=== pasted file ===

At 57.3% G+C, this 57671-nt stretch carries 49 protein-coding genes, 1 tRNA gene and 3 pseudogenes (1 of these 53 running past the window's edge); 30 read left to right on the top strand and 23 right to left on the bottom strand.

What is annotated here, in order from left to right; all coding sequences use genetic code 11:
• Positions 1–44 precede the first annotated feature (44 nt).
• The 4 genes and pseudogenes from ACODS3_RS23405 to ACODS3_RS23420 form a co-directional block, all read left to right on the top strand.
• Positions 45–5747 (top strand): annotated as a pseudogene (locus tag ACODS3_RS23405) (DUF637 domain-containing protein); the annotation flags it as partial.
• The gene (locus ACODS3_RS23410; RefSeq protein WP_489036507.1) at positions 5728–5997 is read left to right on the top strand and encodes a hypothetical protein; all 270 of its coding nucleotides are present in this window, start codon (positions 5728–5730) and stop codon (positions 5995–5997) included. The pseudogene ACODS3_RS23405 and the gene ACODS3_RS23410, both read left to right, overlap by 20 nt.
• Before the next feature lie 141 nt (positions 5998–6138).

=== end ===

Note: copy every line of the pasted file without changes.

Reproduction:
At 57.3% G+C, this 57671-nt stretch carries 49 protein-coding genes, 1 tRNA gene and 3 pseudogenes (1 of these 53 running past the window's edge); 30 read left to right on the top strand and 23 right to left on the bottom strand.

What is annotated here, in order from left to right; all coding sequences use genetic code 11:
• Positions 1–44 precede the first annotated feature (44 nt).
• The 4 genes and pseudogenes from ACODS3_RS23405 to ACODS3_RS23420 form a co-directional block, all read left to right on the top strand.
• Positions 45–5747 (top strand): annotated as a pseudogene (locus tag ACODS3_RS23405) (DUF637 domain-containing protein); the annotation flags it as partial.
• The gene (locus ACODS3_RS23410; RefSeq protein WP_489036507.1) at positions 5728–5997 is read left to right on the top strand and encodes a hypothetical protein; all 270 of its coding nucleotides are present in this window, start codon (positions 5728–5730) and stop codon (positions 5995–5997) included. The pseudogene ACODS3_RS23405 and the gene ACODS3_RS23410, both read left to right, overlap by 20 nt.
• Before the next feature lie 141 nt (positions 5998–6138).